Saturday 16 Oct 2021 | 13:00 | SYDNEY
Saturday 16 Oct 2021 | 13:00 | SYDNEY

China and The Cavs

27 August 2009 10:43

Christopher Croke is an intern in the Global Issues program at the Lowy Institute.

Often lost amid the public hand-wringing of foreign policy heavyweights brooding over the intentions of a rising China are the smaller stories of China's relentless enthusiasm and appetite for Western (and more specifically, American) culture.

This week, the biggest basketball star in the world, LeBron James, kicked off his 2-month Nike-sponsored 'world tour' (look out U2!) in front of 1200 eager fans at the Beijing Chaoyang Gymnasium.

LeBron's appearance in China is partly about promoting his and Nike's brands to the biggest basketball market in the world but it's also about pleasing his employers. In late May, a consortium of Chinese businessmen purchased a 15% stake in LeBron’s team, the Cleveland Cavaliers.

It was hard to miss the irony. Once a hub of America's industrial heartland, Cleveland (like its near neighbour, Detroit) has long struggled to adapt to the demands of a globally competitive economy. Jobs have been lost, factories closed and demographic decline has set in. A February study revealed that Ohio has lost 262,383 jobs since 2000 (approximately 5% of its total workforce). Cuyahoga County, which includes Cleveland, lost 11% of its total workforce in the same period.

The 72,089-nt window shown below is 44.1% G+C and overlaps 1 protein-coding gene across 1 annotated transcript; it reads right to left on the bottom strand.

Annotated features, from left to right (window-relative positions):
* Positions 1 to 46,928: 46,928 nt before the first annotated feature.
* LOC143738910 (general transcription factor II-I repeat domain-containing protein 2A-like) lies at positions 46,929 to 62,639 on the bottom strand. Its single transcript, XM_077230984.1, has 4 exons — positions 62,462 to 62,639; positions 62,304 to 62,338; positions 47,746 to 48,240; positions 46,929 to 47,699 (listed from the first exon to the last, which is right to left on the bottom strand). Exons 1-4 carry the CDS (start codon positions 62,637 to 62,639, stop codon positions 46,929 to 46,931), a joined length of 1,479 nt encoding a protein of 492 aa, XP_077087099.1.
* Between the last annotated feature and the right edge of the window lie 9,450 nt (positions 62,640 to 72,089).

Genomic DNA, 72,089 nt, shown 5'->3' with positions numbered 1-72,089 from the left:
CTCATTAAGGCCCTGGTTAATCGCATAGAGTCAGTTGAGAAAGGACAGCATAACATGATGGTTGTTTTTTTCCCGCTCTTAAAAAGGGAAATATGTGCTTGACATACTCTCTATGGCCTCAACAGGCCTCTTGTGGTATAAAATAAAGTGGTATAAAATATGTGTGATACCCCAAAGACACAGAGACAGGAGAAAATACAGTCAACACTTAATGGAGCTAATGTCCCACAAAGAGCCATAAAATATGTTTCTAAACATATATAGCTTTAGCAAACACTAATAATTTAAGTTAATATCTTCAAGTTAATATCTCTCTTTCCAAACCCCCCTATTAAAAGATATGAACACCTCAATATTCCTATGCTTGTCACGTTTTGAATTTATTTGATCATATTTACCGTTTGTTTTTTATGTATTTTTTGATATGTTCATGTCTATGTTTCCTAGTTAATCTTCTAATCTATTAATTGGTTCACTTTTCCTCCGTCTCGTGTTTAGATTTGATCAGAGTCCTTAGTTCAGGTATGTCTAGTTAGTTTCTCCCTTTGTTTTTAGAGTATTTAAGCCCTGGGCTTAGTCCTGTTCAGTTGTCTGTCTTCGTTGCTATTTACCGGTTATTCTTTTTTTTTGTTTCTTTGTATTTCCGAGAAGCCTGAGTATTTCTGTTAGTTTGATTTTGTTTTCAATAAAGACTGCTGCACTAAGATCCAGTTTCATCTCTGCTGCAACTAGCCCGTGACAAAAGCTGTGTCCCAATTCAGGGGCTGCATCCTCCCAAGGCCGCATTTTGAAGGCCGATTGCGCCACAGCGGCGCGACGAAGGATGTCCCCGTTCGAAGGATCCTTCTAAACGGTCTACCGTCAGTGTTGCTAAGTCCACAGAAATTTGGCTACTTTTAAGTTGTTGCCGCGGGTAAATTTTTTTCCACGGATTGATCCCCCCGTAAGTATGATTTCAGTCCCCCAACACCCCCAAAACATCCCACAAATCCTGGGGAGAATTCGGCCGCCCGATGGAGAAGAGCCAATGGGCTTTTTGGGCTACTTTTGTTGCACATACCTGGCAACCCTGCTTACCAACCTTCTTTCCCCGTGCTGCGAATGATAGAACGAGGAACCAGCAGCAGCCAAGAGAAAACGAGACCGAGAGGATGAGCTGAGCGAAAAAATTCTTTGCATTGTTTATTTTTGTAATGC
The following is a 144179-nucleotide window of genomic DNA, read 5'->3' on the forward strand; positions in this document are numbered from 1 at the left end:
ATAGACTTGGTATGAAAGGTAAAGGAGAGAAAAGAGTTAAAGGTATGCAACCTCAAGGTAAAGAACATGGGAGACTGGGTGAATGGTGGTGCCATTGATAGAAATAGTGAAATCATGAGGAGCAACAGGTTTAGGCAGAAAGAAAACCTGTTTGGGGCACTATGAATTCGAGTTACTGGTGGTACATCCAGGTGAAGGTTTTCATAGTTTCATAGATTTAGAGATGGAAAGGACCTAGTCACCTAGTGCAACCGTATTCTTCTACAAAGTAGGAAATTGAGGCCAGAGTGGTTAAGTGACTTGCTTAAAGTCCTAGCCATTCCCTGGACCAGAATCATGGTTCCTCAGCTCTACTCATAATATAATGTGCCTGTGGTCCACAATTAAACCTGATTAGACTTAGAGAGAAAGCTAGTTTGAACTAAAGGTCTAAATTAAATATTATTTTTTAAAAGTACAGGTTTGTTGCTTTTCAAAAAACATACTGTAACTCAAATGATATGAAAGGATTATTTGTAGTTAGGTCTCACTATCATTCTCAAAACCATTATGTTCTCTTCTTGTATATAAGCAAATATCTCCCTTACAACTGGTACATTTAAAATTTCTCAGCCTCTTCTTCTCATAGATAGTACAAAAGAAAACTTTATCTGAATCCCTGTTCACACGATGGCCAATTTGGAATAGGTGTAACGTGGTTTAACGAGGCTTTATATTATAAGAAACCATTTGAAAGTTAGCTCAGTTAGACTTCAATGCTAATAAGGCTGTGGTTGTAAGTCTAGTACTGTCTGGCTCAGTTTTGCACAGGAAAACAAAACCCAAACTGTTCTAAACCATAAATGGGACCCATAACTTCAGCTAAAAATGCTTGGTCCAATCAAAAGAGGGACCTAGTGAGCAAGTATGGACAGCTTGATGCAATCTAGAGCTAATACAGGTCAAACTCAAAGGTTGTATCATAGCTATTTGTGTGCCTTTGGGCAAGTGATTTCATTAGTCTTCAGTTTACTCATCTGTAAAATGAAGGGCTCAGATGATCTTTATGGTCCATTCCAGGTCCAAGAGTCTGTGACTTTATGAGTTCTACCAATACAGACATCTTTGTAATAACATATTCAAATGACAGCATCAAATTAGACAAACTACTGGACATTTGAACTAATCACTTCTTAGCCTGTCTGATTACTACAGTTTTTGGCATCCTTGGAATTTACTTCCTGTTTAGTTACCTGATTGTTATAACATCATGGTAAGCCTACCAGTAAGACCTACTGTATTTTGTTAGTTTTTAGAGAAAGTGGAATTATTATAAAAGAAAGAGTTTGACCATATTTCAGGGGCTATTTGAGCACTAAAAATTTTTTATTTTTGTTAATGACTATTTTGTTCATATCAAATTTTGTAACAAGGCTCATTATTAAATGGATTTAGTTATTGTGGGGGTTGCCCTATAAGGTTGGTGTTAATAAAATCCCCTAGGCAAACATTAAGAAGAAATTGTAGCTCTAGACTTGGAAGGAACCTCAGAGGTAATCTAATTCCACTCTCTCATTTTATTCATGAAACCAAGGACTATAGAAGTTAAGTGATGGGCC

In the eyes of many Ohians, the culprit has been ever-obvious: low-wage Chinese competition. While the exact number of jobs lost to China remains uncertain, one labour advocacy groups suggests that well over 100,000 of jobs have disappeared due to price pressure from low-cost Chinese imports. 

Yet when it came to the Chinese purchasing one of the region's cultural icons, fans breathed relief more than fire. Notably missing was the cultural xenophobia and fear-mongering that characterised the popular reaction to the Chinese National Offshore Oil Corporation’s attempt to buy Unocal in 2005 or DP World's attempts to purchase US ports in 2006. Is Chinese investment in America better spent on sporting franchises than dodgy debt instruments?

As LeBron's entourage travels through China (Shenyang yesterday, Shanghai tomorrow) to assuredly large and adoring crowds, it is hard to forget the inescapable attraction of America's cultural exports. Even to the Chinese.

Photo by Flickr user jmb1977, used under a Creative Commons license.